Defense cooperation, including China’s incursions into Philippine territory, will be on top of the agenda when United States President Barack Obama meets with President Benigno Aquino 3rd on Monday.
Presidential Communications Secretary Herminio Coloma Jr. on Wednesday said the two leaders will talk at length on defense and security cooperation that may lead to clearer understanding on “evolving global and regional realities” like the West Philippine Sea (South China Sea) issue.
“There are evolving and changing realities in global and regional security, and it is apparent that the situation in the South China Sea is part of that evolving situation,” Coloma said.
“And President Aquino will certainly discuss with President Obama concerns of the country that he believes to be our priority concerns and concerns that are aligned to our national interest,” he added.
According to Coloma, the treaty alliance between the Philippines and the US has been a “cornerstone of peace and stability in the region.” The United States is the only defense treaty ally of the Philippines.
“Our defense treaty with the US is of long-standing. The initial Mutual Defense Treaty was agreed upon in 1951, and there had been several subsequent agreements, including the Visiting Forces Agreement that was agreed upon a few years ago,” he said.
“So that has been an evolving partnership that has taken cognizance of changing and new realities in the region and in the world, and that is meant to address the capability of both countries to respond adequately to the evolving challenges,” Coloma added
When asked if the Palace is satisfied with the statements of support that the Philippines is getting from the US, Coloma said, “I believe so. The actions that they have taken are aligned with the pronouncements that they have made.”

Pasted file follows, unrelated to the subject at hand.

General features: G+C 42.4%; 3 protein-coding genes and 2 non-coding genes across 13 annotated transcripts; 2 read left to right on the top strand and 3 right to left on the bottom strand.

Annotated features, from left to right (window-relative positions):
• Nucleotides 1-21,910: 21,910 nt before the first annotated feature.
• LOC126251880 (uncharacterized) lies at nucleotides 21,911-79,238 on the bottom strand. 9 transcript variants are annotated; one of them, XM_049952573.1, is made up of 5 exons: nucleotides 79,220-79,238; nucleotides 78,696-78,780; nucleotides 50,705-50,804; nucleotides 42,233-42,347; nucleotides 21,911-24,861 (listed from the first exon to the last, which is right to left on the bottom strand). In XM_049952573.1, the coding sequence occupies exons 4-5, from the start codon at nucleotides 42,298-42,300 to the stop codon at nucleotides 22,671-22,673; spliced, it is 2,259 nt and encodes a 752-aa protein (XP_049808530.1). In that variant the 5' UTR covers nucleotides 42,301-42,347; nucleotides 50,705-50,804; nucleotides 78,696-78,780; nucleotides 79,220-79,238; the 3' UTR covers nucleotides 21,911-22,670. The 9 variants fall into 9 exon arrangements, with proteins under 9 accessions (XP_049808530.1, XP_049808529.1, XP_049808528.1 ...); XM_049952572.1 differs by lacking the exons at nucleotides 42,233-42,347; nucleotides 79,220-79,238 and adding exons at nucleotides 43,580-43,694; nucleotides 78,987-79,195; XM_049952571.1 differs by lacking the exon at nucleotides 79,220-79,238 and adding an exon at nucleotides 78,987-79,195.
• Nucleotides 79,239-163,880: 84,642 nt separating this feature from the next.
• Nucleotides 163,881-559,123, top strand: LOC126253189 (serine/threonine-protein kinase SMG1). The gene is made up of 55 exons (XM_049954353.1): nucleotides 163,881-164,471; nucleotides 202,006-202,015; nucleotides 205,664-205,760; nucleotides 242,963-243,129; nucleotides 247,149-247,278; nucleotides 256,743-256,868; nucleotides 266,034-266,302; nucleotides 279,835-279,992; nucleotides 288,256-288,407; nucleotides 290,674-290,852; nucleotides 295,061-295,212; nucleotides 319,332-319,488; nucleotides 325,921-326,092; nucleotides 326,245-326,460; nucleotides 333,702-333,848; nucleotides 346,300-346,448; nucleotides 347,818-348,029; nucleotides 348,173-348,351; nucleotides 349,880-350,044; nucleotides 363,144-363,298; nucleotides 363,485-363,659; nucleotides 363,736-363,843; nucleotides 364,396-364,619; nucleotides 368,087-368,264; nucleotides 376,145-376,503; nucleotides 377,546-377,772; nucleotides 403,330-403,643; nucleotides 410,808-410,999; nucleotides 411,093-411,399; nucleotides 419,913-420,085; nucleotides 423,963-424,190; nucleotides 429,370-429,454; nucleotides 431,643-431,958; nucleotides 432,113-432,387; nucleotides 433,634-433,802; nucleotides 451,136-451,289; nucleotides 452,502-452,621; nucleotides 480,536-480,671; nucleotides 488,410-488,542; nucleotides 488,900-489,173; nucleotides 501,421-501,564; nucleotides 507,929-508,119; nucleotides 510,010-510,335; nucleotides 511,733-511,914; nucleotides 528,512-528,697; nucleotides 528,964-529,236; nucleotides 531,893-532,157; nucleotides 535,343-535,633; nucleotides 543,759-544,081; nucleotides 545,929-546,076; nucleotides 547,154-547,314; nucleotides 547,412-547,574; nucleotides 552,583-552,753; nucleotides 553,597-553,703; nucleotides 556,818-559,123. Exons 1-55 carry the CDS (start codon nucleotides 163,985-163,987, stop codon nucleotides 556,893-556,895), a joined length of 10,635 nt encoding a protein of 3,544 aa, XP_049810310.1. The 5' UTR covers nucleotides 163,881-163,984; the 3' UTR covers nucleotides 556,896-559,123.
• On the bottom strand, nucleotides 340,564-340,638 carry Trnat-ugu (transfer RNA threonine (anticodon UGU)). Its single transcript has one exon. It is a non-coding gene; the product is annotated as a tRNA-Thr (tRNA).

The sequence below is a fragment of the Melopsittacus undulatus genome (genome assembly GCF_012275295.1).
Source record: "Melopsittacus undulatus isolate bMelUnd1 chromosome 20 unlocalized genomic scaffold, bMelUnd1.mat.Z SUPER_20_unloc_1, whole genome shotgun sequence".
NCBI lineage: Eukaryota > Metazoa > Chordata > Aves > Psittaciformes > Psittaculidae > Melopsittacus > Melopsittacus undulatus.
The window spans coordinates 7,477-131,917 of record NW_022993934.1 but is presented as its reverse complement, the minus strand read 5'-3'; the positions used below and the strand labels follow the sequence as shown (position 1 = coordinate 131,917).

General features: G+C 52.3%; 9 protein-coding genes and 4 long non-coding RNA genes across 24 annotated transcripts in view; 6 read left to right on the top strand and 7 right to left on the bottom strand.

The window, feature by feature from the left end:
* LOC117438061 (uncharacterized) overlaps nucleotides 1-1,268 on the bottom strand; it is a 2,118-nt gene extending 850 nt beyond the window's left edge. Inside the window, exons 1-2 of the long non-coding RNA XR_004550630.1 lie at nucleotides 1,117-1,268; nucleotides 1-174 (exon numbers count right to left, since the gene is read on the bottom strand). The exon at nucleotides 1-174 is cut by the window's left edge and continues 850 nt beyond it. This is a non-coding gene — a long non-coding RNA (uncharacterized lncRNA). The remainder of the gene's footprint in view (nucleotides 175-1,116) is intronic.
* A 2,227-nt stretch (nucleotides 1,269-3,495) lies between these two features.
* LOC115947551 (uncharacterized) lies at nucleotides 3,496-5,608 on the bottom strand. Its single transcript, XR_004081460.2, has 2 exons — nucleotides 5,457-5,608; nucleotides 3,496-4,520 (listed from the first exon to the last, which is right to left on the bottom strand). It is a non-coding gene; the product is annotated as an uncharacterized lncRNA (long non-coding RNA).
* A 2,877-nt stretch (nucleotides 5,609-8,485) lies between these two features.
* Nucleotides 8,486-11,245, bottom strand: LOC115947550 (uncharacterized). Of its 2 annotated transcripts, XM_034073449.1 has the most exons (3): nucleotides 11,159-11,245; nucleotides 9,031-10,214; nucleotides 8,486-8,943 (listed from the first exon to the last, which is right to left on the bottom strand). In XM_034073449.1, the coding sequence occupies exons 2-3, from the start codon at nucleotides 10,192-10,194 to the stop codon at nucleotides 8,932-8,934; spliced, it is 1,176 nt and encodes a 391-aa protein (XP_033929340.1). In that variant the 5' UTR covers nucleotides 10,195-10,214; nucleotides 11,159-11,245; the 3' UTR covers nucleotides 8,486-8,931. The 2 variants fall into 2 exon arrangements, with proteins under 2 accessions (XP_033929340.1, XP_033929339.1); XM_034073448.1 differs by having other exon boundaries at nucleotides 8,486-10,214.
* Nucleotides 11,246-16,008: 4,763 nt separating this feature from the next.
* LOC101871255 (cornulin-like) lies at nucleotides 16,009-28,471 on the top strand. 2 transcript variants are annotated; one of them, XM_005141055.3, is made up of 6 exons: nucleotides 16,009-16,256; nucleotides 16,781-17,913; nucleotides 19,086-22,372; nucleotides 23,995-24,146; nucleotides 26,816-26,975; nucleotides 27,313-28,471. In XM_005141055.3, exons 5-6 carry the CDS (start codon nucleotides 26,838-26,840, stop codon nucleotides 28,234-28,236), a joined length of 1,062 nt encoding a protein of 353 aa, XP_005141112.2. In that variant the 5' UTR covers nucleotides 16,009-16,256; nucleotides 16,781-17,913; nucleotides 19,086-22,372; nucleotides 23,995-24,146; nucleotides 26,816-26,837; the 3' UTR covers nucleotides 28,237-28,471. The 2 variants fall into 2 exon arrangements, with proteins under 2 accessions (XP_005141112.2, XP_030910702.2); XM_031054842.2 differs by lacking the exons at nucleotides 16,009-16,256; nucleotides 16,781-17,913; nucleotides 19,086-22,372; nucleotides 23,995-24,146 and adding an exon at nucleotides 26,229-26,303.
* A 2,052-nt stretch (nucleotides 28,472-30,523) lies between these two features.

“I think there is a continuing dialogue that supports the strategic partnership. And, of course, dialogues need to be followed by concrete programs and actions, which is an understandable expectation on both sides,” he added.
Obama is visiting the Philippines on the invitation of President Aquino. The last visit of a US president to Manila was in October 2003 when Obama’s predecessor, George W. Bush, passed by for a nine-hour stopover.
Coloma noted that Obama’s visit will be the peak of a series of high-level exchanges between the two countries.
Last year, US Secretary of State John F. Kerry and US Secretary of Defense Chuck Hagel visited the Philippines. Early this year, US Senator and member of the US Senate Foreign Relations Committee Marco Rubio, and US Congressman Ed Royce, also chairman of the Foreign Affairs Committee of the US House of Representatives, visited Manila.
Coloma noted that Obama’s visit will provide the two leaders “an opportunity to exchange views on their strategic vision in the 21st century, and discuss new avenues to further strengthen the longstanding relations between the two countries, by expanding trade and investments, tourism and development cooperation, and deepening people-to-people ties.”
According to him, the US continues to be the major trading partner of the country, with total trade amounting to $14.5 billion in 2013.
“The US is one of the Philippines’ top sources of assistance. From 2011 up to 2013, US assistance to the Philippines has amounted to over a billion dollars. The development and military assistance covers a broad range of programs, from enhancing defense capabilities to supporting the good governance reform agenda, poverty reduction and improving public infrastructure,” Coloma said.